Nepal: The Rough Road Ahead

South Asia Conflict Monitor Report

With less than a fortnight left for the second Constituent Assembly (CA) elections, which are scheduled to be held on November 19, uncertainly looms large over their peaceful conduct and the framing of the Constitution. This has resulted in lack of enthusiasm from people towards participation in the elections. People across the country also question the legitimacy of the elections given the boycott of the CPN-Maoist led 33-agitating political parties and their demand for holding the elections under a legitimate government. The CPN-Maoist is the largest group amongst the 33-political parties with the support of around 90 former CA members. Earlier, although the CPN-Maoist had declared its intention not to indulge in violent activities while boycotting the polls, the CPN-Maoist cadres have in recent times, increased their attacks on the NC, UML and UCPN-Maoist since mid-October. In fact, the party has recently declared a nationwide general strike across the country in the last ten days (from November 11) of the elections.



There are mixed responses over the CPN-Maoist’s call for 10-day strike. The security agencies believe that the CPN-Maoist does not have potential to carry out massive attacks during the elections. It can prevent the candidates from campaigning and voters from casting their votes in their strongholds in Rukum and Rolpa districts and some areas of far-western districts. However, anticipating attacks during elections, security agencies have introduced a special security plan named "Operation Seal" in the mid-western region. Secondly, these areas are also equally influenced by the UCPN-Maoist. The UCPN (Maoist) has the potential to retaliate against the CPN-Maoist attacks. Therefore, the CPN-Maoist may succeed only in preventing voters and candidates from participating in the elections freely. Fourth, the CPN-Maoist is no more a rebel group. As a political party, it cannot not afford to indulge in violent activities. Last but not the least, there could be pressure from the international community on the CPN-Maoist for not obstructing the electoral process by adopting any violent means.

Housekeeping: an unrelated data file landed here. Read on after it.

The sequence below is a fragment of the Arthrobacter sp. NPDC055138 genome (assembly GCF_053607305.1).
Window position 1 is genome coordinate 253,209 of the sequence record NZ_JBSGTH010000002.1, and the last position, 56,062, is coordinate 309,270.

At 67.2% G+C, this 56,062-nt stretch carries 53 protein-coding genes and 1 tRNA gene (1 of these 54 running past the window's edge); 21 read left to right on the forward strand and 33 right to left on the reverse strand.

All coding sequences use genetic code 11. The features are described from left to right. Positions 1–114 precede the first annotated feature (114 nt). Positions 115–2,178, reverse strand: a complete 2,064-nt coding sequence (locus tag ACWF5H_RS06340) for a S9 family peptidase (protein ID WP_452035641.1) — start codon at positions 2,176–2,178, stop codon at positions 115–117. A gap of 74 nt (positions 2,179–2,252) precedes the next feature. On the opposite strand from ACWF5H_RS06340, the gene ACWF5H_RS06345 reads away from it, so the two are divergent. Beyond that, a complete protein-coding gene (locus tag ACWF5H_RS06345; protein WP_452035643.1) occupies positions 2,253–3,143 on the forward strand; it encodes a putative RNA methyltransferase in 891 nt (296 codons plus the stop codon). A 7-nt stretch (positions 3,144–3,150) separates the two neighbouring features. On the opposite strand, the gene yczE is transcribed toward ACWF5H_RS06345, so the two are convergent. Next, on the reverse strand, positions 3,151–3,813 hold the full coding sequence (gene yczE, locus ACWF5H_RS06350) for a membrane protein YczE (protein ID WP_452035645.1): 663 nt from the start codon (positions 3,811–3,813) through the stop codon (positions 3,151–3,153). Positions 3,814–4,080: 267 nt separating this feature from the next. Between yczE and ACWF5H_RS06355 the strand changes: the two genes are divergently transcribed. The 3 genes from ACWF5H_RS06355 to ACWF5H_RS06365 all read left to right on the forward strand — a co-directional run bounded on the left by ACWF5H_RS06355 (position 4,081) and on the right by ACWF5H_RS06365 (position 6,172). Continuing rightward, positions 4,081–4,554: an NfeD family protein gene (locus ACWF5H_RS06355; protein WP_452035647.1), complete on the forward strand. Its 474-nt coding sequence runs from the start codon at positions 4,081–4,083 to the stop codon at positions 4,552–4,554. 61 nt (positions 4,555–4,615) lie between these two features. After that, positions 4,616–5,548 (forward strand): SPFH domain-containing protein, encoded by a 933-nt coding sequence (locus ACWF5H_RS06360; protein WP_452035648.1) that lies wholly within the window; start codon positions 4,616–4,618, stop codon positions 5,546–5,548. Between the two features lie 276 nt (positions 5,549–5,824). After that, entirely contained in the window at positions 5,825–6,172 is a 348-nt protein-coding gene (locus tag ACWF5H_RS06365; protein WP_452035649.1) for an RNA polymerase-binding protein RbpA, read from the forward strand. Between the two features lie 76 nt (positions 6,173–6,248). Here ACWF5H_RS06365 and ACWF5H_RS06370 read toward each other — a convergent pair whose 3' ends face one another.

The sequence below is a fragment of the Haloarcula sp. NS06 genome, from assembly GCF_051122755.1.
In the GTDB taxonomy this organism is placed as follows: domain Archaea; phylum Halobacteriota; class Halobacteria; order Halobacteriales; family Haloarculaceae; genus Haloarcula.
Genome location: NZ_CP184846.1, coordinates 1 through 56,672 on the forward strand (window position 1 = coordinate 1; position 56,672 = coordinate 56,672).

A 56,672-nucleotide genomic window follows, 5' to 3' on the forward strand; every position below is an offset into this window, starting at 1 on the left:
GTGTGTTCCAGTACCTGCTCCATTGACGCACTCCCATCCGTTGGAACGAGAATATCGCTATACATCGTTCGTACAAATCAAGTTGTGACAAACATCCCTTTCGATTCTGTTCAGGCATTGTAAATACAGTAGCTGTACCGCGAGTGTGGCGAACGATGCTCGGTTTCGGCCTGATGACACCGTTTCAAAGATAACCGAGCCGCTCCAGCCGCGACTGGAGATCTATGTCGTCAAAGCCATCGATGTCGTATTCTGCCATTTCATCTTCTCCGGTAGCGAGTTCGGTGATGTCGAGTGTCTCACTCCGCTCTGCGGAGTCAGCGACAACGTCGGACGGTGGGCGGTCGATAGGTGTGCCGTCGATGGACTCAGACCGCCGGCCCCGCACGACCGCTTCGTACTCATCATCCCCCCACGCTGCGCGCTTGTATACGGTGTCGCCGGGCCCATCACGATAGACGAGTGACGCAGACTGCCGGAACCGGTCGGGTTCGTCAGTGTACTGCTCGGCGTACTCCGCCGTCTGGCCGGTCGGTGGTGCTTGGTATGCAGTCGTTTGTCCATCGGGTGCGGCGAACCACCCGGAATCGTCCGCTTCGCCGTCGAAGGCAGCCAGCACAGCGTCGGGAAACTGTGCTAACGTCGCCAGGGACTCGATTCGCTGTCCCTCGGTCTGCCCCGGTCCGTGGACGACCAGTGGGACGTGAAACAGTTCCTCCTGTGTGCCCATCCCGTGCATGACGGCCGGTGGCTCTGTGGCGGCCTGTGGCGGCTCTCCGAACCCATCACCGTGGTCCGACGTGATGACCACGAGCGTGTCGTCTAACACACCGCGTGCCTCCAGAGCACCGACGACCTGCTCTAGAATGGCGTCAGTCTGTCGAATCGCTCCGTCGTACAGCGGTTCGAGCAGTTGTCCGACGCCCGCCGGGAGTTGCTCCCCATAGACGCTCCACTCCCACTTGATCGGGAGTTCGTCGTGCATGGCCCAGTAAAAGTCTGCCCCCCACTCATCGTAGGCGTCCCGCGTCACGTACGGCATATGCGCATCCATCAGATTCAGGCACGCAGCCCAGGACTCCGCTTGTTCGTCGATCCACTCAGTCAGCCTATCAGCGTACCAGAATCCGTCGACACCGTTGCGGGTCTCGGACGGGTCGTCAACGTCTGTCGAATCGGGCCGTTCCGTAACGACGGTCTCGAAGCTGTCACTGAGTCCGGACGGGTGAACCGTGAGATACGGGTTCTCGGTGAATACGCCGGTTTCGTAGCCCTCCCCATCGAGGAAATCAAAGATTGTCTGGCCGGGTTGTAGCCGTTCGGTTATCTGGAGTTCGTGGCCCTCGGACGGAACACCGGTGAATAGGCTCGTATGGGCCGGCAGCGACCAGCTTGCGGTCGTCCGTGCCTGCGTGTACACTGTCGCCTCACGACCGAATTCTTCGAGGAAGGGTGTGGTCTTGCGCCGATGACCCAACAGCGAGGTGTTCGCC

The second interpretation is that the CPN-Maoist will attack other party candidates and the elections may not be peaceful. The CPN-Maoist terror tactics will affect a large number of people adversely and they may not participate freely in the elections. In the post-election period, the party will continue to protest against the framing of the new constitution. Despite a three-tier security arrangement for the elections, people do not seem to have full faith on it. Some, in fact, are not ruling out cancellation of the elections at the last moment given large-scale violence before it.



Apart from the CPN-Maoist, the Federal Limbuwan Sate Council (FLSC) in the eastern region and illegal armed groups in the Terai region have been opposing the elections. The FLSC and the CPN-Maoist have already protested the holding of elections by organising strikes. Similarly, illegal armed groups in the Terai region have threatened to target Madhesi candidates.



Despite elaborate security arrangements, local administrations have failed to check violence across the country. Around 22 people are injured in 15 poll-related incidents, mostly targeted attacks by the cadres of the CPN-Maoist and armed groups operating in the Terai region since October 03.  Given the increase in violent incidents and, security agencies have arrested a number of district level leaders of the CPN-Maoist as a precautionary measure to avoid further violent incidents during elections.  



In response to the attacks of October 26 the UCPM-Moist directed all its committees to retaliate. It is widely believed that the CPN-Maoist was expecting a favourable response from the High Level Political Committee (HLPC) and the government over their two major demands. That could be the reason why the party did not obstruct the nomination process. With no response from the government and the HLPC until October 02, the party announced that the dialogue process with the HLPC had ended. The party decided to reach out the people in villages and discourage candidates from contesting the CA polls. The next day, clashes broke out between the UCPN (Maoist) CPN-Maoist, that opposed the polls, in Salyan district. Around a dozen cadres of the two sides were injured in the clashes.



Since the Nepal government and agitating parties are adamant on their respective positions on the election, there is the possibility of more violence occurring close to November 19 and even after. Significantly, the issue of federalism was one of the major and immediate factors for the  dissolution of the 2008 CA in May 2012. Like 2008, this time also, federalism has dominated the election manifestos of various political parties. Given the differences in views on the issue, in the post-election period, the issue of federalism may delay the Constitution making process. The parties/groups opposing the polls will intensify their agitation and will demand the declaration of  the November 19 elections as illegitimate. In the event of that happening, there are strong possibilities of ethnic conflicts erupting in Nepal due to further delay in the constitution making process.

Author Note
Courtsey: SACM, November 2013